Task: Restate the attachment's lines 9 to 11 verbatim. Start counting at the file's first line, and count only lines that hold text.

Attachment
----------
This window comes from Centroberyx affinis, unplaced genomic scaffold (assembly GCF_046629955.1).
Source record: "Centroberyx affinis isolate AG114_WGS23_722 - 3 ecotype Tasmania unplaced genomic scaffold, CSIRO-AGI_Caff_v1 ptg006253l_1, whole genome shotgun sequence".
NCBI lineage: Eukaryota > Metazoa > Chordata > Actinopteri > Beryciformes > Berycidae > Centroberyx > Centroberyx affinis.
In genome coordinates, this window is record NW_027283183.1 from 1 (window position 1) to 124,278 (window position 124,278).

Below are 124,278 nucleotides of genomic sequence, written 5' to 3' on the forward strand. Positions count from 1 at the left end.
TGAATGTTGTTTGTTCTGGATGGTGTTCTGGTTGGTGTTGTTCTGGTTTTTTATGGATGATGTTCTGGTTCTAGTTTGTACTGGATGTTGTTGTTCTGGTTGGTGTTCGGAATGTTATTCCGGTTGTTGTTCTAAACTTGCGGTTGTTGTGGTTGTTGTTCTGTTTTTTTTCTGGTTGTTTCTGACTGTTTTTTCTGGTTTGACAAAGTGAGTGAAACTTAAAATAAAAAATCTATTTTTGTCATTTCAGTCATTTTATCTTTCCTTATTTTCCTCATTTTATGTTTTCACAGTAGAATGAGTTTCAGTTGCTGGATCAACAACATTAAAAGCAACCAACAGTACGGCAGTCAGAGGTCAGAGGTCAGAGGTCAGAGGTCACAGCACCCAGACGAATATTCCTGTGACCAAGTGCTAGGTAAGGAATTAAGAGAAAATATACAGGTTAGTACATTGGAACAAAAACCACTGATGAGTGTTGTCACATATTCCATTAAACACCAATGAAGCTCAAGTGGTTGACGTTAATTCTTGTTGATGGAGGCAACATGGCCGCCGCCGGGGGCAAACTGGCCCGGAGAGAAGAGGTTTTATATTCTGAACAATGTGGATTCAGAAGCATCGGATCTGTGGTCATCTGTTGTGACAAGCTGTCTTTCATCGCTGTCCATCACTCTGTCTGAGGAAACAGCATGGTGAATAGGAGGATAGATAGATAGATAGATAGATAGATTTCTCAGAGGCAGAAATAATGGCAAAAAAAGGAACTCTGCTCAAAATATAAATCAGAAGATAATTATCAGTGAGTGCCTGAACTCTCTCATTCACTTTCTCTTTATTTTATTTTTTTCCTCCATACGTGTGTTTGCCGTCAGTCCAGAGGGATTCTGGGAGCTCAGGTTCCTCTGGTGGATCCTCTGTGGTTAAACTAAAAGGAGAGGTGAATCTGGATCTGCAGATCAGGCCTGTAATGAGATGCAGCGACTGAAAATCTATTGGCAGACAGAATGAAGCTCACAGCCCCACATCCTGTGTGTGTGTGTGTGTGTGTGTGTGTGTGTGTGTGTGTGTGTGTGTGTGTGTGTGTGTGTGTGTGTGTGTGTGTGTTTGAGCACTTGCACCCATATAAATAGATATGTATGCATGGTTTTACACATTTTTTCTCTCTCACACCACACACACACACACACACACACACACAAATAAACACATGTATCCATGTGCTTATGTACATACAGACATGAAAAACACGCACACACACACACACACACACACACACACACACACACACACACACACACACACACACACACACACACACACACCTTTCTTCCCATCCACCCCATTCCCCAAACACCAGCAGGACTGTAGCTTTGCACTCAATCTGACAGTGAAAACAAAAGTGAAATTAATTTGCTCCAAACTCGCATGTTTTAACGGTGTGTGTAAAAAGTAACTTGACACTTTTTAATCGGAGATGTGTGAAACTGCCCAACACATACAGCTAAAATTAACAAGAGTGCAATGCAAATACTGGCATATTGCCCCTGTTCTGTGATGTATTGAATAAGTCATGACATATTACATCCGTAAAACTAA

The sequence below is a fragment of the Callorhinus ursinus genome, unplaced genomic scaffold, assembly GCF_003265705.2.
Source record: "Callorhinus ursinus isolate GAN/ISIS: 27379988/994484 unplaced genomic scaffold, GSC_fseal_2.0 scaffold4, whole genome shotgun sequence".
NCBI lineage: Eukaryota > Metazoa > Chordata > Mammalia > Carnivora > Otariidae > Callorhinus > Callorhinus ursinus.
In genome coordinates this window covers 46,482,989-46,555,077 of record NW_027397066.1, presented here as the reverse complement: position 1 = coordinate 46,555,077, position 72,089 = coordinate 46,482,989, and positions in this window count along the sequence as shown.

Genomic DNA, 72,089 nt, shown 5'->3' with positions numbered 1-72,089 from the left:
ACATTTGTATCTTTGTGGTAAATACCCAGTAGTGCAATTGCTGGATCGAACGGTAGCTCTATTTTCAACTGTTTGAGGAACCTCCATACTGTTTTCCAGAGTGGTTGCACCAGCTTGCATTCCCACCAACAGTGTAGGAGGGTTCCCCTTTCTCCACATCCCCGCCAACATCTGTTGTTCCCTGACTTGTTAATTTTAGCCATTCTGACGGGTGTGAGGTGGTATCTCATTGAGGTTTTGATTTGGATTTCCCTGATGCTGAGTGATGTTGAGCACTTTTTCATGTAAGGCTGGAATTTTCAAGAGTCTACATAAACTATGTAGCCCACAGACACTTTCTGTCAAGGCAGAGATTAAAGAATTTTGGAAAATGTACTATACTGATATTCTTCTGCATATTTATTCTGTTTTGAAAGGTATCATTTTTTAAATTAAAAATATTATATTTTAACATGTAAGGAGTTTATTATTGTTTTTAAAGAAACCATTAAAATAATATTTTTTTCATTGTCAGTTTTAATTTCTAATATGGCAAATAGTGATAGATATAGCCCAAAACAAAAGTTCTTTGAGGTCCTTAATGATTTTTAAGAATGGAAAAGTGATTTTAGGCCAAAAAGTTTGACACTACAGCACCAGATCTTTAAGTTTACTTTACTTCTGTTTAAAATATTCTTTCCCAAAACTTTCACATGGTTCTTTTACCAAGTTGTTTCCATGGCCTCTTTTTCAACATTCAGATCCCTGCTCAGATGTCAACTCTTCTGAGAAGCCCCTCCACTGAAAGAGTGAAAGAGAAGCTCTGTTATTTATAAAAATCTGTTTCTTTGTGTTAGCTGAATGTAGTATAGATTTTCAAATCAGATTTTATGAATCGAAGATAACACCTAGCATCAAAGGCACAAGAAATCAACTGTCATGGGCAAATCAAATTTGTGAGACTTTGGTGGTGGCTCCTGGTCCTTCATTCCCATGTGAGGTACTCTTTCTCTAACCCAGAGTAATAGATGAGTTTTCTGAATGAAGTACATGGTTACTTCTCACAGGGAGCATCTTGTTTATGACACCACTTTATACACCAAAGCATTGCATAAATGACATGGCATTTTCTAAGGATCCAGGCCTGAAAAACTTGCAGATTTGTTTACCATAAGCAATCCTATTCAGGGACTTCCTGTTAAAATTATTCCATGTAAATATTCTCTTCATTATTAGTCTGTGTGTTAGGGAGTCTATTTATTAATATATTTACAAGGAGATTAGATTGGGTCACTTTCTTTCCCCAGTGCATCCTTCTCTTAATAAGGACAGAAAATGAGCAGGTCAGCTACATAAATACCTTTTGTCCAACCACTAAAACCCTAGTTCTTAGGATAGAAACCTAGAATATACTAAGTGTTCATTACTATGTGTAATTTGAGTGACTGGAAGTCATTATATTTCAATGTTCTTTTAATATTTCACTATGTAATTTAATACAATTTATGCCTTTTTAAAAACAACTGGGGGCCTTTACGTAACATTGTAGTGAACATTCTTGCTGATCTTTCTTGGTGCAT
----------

NCBI lineage: Eukaryota > Metazoa > Chordata > Mammalia > Carnivora > Otariidae > Callorhinus > Callorhinus ursinus.
In genome coordinates this window covers 46,482,989-46,555,077 of record NW_027397066.1, presented here as the reverse complement: position 1 = coordinate 46,555,077, position 72,089 = coordinate 46,482,989, and positions in this window count along the sequence as shown.

Genomic DNA, 72,089 nt, shown 5'->3' with positions numbered 1-72,089 from the left: